The Joshua Danforth papers (69 items) contain 63 letters, 2 issues of The African Repository, and 4 miscellaneous items, all concerning Joshua Noble Danforth, a Presbyterian minister and agent for the American Colonization Society. The bulk of the collection documents Danforth's activities as agent for the Society from 1832-1834. Agents stationed in other cities described the Society's endeavors and their reception in New England, while communications from Ralph Gurley, at the society's Washington headquarters, addressed the society's activities at a national level. The letters concern conditions of colonization and education in Liberia, freed slaves, legislative plans, contemporary attitudes toward the society and its goals, fundraising, society administration, and the appointment of officers.
Letters in this collection are from, among many others, such notable people as George Grennell, a U.S. Congressman and trustee of Amherst College; Samuel Lathrop, a U.S. Representative from Massachusetts as well as a lawyer and Massachusetts State Senator; David L. Morril, a U.S. Senator from and governor of New Hampshire; and Samuel Wells, who later became governor of Maine. One particularly noteworthy letter is from, as Danforth writes on the cover, "a Negro signing himself ‘Justice’ complaining of the [American Colonization] society.” In this letter, from Charleston on July 8, 1832, the author asks Danforth: "Did Christ die for the Black man?" and elegantly writes: "Sir, I claim not equal rank with you for talent, and my information is verry limited: but I do fear that you are honestly engaged in a most unholy cause; no more no less than at driving (or attempting to drive; for it can never be effected) almost 3,000,000 of natives of this soil to the sickly clime of Africa."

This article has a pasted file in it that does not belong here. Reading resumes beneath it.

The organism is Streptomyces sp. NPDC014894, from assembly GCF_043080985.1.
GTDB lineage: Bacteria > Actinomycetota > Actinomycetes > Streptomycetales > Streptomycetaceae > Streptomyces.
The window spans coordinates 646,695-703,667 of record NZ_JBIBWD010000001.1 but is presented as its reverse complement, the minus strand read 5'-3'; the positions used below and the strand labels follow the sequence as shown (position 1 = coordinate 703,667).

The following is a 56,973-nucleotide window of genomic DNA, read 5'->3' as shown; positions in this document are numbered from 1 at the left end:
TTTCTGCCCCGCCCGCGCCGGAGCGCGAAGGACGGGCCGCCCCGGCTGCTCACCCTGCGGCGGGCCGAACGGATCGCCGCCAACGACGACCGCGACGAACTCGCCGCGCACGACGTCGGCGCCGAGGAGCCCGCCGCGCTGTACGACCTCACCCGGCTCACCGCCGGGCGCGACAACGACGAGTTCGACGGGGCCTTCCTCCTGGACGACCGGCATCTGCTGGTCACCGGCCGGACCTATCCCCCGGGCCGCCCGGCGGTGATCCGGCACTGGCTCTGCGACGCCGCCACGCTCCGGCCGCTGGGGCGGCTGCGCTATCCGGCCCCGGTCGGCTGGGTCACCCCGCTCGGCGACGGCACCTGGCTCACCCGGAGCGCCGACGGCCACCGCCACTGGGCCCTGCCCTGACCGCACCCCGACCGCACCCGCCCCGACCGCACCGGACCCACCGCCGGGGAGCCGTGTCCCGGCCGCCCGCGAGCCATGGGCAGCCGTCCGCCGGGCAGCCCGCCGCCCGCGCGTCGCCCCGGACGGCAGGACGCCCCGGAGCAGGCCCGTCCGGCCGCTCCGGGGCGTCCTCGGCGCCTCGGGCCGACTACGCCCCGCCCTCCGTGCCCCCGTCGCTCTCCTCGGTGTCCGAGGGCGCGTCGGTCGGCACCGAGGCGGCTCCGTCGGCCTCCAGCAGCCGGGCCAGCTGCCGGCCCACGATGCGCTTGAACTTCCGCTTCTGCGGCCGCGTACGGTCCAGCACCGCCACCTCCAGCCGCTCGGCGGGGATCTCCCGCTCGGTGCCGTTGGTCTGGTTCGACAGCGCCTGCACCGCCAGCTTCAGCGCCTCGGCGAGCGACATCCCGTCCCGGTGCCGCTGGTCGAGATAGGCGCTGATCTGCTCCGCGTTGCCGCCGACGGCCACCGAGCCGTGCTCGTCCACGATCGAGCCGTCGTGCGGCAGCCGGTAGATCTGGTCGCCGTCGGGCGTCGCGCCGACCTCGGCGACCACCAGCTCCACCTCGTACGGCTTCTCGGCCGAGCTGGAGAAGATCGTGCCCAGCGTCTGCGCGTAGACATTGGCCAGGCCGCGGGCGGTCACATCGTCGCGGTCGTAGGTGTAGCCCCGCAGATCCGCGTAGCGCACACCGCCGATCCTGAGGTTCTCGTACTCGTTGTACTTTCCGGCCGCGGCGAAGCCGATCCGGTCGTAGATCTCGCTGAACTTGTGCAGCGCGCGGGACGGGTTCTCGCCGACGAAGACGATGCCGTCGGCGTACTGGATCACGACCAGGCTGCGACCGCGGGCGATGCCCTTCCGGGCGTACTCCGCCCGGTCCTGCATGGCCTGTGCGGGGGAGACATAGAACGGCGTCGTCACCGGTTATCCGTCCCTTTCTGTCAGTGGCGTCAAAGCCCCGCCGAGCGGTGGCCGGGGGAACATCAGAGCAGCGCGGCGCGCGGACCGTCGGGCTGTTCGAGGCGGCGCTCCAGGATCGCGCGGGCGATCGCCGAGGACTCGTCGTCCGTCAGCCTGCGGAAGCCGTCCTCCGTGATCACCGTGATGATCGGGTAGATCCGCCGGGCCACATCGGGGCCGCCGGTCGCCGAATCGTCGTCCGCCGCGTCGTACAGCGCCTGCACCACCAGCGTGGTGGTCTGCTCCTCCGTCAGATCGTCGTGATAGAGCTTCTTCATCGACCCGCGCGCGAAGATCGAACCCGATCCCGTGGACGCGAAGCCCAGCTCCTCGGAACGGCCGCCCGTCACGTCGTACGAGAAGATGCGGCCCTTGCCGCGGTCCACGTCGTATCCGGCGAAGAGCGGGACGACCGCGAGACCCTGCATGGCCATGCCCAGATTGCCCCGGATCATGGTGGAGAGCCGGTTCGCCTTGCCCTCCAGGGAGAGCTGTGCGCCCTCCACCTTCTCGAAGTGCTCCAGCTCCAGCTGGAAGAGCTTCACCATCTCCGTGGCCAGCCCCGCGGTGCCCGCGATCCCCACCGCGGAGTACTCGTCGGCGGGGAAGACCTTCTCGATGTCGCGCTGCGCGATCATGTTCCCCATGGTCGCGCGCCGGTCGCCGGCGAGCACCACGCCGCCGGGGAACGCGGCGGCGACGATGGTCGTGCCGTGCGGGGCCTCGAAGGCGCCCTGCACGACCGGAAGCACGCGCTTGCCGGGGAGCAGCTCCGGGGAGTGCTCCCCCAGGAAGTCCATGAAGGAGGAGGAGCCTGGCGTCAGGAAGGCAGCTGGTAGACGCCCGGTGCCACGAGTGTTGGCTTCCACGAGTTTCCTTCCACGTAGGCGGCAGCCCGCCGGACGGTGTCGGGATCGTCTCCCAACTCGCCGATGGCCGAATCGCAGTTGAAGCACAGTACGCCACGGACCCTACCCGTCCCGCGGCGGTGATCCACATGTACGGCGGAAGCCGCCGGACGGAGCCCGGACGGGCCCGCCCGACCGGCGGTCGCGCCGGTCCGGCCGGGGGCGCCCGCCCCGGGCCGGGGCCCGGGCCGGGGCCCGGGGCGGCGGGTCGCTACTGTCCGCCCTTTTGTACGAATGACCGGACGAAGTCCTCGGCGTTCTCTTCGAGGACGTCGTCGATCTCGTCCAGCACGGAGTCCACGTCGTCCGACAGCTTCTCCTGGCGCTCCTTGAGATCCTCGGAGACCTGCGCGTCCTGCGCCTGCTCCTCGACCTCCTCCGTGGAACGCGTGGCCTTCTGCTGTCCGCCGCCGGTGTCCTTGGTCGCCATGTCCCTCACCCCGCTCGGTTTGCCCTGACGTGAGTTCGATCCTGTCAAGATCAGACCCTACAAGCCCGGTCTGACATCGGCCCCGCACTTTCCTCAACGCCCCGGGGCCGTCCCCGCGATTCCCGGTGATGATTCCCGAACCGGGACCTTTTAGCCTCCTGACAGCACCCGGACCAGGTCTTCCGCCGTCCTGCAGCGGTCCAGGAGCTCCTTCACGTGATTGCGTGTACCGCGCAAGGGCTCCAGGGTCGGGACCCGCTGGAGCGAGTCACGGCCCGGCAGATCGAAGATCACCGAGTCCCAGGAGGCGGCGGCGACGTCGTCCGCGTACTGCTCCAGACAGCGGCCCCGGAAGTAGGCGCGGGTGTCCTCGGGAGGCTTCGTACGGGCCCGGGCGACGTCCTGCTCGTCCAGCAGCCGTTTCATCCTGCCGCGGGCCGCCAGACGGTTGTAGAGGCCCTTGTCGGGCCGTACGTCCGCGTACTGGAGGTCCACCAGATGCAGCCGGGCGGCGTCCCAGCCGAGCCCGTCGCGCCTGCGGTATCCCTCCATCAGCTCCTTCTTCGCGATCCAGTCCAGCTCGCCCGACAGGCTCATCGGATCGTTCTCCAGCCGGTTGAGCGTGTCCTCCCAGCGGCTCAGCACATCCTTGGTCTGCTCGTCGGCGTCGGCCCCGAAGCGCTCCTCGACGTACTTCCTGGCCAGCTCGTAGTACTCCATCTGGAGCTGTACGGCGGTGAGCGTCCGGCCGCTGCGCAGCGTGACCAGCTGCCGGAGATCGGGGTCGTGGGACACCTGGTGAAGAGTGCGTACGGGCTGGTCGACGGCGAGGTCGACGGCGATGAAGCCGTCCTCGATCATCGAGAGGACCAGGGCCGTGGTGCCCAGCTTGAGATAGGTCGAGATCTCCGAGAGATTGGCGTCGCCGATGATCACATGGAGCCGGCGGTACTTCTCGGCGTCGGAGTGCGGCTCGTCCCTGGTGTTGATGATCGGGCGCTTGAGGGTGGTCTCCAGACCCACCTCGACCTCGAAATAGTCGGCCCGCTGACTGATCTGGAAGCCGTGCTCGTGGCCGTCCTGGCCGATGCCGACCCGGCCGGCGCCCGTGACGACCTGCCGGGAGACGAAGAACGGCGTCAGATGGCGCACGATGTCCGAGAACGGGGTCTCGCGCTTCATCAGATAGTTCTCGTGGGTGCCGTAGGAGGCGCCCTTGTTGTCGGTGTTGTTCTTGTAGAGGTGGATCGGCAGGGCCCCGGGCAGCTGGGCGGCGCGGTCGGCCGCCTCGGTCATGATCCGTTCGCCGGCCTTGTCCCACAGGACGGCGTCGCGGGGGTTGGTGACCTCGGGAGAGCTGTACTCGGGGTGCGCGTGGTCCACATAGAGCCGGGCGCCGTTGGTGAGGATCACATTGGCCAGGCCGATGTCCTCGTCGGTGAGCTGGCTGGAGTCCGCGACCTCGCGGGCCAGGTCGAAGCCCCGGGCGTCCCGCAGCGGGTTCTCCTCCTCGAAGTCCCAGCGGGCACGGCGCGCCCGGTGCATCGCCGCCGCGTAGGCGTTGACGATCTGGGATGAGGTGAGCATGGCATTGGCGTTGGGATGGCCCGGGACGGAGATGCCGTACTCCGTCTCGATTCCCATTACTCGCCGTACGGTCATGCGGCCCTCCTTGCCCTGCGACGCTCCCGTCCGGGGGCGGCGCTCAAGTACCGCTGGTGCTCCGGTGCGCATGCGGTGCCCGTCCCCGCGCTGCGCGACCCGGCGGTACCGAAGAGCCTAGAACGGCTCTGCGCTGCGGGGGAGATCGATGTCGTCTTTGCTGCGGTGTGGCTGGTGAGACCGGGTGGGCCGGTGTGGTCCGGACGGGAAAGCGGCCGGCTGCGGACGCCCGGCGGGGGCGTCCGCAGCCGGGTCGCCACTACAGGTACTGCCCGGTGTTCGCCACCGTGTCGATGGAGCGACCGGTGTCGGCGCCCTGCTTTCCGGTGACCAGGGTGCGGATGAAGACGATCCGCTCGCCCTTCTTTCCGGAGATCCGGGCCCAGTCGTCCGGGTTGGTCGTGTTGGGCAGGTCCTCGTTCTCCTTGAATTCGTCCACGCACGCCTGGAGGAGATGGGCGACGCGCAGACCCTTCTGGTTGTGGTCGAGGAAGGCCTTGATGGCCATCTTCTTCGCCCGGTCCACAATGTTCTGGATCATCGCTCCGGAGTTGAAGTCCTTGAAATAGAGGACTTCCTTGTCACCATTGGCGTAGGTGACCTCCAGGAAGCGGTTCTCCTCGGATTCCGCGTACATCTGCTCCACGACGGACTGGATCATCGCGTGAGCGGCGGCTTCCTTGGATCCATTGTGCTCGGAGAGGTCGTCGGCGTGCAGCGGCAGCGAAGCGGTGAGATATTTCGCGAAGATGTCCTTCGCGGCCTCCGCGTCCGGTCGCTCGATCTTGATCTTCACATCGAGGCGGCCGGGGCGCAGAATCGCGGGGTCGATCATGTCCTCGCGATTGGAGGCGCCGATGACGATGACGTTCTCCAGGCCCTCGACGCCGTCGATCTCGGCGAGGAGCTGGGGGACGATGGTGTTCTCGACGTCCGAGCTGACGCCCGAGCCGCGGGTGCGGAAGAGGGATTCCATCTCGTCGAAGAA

In addition to Danforth's professional letters are approximately 13 personal letters to Danforth, his wife, and his family from various correspondents, including Ralph Gurley. Personal correspondents for Danforth and his wife include their siblings and other family members. The bulk of the collection's personal correspondence comes after 1834.
Printed material consists of two issues of The African Repository, the publication of the American Colonization Society. The 1852 issue (volume 28) is signed by Danforth. The second issue is from 1862 (volume 38).
The Miscellaneous series contains undated writings including a "Sermon for the Blacks," a list of goals of the Colonization movement, and a letter to the editor of the Gazette entitled The Way to Do Certain Things.